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Thymen Arensman has been that far-from-rare rider, the leader in waiting, the ‘next big thing from [insert nation here]’ since he turned pro half way through 2020 and promptly took two top-10 finishes at the Vuelta a España in the same season. Two years later, the 22-year-old took his first Grand Tour victory on the queen stage of the 2022 Vuelta after leaving his breakaway companions behind, vaulting back into the top 10 overall.
“It’s still really hard to believe, it really has to sink in,” Arensman said at the finish. “I can’t believe it – the queen stage of the Vuelta, Sierra Nevada at altitude, everyone was talking about this stage. To be honest, I didn’t feel super good on the stage but apparently the others felt their legs even more. When I was alone, I had the coach Matt Winston on the radio. I was only thinking I’ve got to push 400 watts and it was enough and it’s unbelievable.”
The DSM man was one of the 29 riders who forged a gap after a furious start to stage 15, and sitting 11th overall, he was a threat to the peloton and breakaway alike.
He’d tried to get in a move earlier in the race but was called back into the peloton, then a jour sans in the stage 10 time trial saw him ship time, paving the way to another attack deeper in the race.
Arensman has proved before that he has the staying power for a three-week race, but the altitude finish at Sierra Nevada did not seem to align with the Dutchman’s attributes – born at sea level, after all – at least compared with some of his rivals in the breakaway like Richard Carapaz (Ineos Grenadiers) and Rigoberto Urán (EF Education-EasyPost). Add to that the fact that Ben O’Connor’s AG2R-Citroën teammates had been sent forward to protect their leader’s position on GC, and Arensman really had to take the race into his own hands and do a lot of work on the climb to Sierra Nevada.
With Marc Soler (UAE Team Emirates) still half a minute up the road having attacked at the bottom of the climb, Arensman dispatched his remaining breakaway companions eight kilometres from the summit and ate hungrily into the gap, joining the fading Spaniard within a kilometre. The DSM rider then went solo just inside the last seven kilometres and stayed away to take his first road win and a second pro victory in as many months.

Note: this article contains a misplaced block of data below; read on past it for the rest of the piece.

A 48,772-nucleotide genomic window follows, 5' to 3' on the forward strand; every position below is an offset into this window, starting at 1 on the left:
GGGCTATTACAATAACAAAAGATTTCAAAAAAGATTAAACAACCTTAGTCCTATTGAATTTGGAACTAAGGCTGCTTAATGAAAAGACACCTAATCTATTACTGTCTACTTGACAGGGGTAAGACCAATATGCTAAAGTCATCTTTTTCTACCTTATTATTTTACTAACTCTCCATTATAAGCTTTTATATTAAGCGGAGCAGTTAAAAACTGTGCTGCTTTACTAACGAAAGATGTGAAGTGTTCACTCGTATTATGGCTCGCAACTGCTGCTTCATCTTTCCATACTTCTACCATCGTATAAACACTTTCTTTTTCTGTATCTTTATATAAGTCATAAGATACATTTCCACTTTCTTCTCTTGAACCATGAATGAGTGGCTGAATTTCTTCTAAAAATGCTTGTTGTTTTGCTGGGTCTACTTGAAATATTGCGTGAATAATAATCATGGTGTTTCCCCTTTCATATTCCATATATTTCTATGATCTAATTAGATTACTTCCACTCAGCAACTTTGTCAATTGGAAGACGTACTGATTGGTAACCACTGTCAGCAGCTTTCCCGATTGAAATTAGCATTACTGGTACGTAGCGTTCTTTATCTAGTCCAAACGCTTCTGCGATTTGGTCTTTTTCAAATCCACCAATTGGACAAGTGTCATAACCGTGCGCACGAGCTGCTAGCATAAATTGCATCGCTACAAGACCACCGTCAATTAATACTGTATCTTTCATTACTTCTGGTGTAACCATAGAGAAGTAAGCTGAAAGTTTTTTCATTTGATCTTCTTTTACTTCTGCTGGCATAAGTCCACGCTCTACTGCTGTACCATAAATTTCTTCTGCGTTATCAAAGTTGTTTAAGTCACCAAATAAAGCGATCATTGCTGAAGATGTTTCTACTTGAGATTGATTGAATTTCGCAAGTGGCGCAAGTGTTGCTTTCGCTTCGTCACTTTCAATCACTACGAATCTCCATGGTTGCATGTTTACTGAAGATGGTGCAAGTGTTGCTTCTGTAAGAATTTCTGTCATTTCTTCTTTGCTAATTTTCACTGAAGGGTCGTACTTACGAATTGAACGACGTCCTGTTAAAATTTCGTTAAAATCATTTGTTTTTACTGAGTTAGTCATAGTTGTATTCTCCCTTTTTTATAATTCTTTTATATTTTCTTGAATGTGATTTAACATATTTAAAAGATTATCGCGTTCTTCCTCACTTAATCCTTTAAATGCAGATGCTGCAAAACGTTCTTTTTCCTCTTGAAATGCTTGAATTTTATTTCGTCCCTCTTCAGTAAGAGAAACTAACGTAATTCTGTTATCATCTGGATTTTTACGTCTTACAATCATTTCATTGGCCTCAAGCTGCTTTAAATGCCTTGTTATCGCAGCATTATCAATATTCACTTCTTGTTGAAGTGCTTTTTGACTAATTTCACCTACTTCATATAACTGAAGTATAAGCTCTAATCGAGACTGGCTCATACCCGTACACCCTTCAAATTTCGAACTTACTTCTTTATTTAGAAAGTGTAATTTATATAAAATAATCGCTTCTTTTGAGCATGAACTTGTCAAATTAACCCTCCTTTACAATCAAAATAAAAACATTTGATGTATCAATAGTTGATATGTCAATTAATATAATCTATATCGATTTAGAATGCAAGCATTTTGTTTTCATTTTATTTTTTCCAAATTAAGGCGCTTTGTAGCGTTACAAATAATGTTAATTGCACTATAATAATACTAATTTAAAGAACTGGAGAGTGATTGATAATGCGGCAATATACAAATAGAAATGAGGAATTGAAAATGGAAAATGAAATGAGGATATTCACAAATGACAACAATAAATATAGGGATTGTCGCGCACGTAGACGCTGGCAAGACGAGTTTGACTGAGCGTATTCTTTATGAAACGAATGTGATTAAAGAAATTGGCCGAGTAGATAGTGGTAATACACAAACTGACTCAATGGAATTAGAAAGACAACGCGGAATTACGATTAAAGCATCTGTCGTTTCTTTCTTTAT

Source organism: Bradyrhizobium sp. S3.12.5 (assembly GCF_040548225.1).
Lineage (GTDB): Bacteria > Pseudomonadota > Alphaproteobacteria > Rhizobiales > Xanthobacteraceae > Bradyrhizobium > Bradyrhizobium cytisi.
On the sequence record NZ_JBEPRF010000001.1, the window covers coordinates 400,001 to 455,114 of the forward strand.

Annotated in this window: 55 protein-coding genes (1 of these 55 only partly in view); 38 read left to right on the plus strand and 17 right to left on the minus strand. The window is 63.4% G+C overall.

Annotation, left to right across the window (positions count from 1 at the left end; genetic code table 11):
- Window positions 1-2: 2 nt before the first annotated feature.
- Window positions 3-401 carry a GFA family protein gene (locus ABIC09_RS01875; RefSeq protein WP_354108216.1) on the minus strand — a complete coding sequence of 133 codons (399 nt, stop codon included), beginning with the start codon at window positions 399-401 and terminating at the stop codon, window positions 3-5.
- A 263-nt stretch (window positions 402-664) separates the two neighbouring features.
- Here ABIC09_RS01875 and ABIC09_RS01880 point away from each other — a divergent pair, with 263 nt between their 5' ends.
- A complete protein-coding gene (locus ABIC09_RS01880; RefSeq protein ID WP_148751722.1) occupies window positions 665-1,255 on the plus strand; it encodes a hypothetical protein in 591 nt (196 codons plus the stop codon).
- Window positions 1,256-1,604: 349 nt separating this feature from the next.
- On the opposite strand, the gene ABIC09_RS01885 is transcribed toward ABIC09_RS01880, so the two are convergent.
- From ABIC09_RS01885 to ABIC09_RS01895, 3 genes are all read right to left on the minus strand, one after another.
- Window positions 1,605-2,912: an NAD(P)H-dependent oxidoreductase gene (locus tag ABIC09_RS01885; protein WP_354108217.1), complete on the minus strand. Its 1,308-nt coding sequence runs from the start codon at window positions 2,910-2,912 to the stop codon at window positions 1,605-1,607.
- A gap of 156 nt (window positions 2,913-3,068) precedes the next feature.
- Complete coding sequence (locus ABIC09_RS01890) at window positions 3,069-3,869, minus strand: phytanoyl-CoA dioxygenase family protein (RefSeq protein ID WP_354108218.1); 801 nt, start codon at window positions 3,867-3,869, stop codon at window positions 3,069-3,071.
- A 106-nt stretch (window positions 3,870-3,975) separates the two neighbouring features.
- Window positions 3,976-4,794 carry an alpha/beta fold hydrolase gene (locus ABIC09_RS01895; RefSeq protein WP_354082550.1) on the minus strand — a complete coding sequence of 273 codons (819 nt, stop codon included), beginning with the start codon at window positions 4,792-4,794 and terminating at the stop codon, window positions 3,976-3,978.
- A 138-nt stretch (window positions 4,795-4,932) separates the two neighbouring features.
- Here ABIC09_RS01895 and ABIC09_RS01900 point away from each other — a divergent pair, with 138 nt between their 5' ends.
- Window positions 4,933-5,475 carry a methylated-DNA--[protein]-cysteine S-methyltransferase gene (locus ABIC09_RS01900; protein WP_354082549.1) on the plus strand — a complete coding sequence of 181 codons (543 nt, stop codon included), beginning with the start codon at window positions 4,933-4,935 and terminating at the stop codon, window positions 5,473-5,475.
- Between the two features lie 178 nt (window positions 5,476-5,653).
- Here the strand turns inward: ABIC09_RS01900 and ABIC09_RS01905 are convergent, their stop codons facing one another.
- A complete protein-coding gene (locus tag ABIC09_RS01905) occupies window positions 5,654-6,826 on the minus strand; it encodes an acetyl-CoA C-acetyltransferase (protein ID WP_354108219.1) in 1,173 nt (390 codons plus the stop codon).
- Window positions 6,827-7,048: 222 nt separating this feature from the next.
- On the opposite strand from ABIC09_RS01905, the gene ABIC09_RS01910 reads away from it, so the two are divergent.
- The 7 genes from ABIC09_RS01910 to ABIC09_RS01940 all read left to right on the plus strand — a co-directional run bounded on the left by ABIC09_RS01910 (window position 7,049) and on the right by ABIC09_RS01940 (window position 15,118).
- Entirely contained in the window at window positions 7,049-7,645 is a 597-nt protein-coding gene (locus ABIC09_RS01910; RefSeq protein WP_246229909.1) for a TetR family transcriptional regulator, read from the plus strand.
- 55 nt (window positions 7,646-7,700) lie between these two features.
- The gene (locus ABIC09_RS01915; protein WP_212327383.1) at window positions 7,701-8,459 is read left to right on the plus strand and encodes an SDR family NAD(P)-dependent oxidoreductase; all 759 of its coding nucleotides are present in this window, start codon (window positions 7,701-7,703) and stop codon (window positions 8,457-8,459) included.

“It looked like [Soler] was waiting for me,” Arensman said. “I thought that Marc Soler is such a great rider and I don’t know if I can take him on but then I accelerated on the steeper parts and he cracked and I thought everybody is really on the limit and I maybe have something left so unbelievable.”
The first and only high-altitude finish of the 2022 Vuelta was expected to set the stage for a significant reshuffle of the GC, or perhaps a consolidation. Neither really happened.
Despite the best efforts of Jumbo-Visma, which put two riders into the breakaway (as did Quick-Step) before causing chaos at the foot of the final ‘special category’ climb, Remco Evenepoel looked more than up to the task, all the way until the last kilometre. In fact, Primož Roglič was the one who looked under pressure in the first half of the ascent, dropping to the back of the five-man GC group after his pace setting failed to trouble the red jersey, who gained a teammate from the breakaway when Roglič had spent all his chips.
Third overall Enric Mas (Movistar) and Miguel Ángel López (Astana-Qazaqstan), who won here in 2017, attacked Evenepoel, Roglič and O’Connor with more than 10 km to go and the pair gained 42 and 38 seconds each, Mas consolidating his podium position almost three minutes clear of fourth-place Juan Ayuso (UAE Team Emirates).
Roglič left his own attack for the eleventh hour, riding away from Evenepoel with the flamme rouge in sight, and gained a morale-boosting 15 seconds to repay his team for a hard day’s work. This brings Evenepoel’s cushion down to 1:34 with six stages to go.
Further down the top 10, Arensman’s stage-winning effort saw him move up to eighth overall, while Ayuso and Carlos Rodríguez swapped places after a tough day for the latter. The Spanish national champion was not the only Ineos Grenadier to suffer. After a curiously timed attack on the way to the final climb, Tao Geoghegan Hart plummeted from ninth to 18th, losing over 20 minutes to the red jersey.
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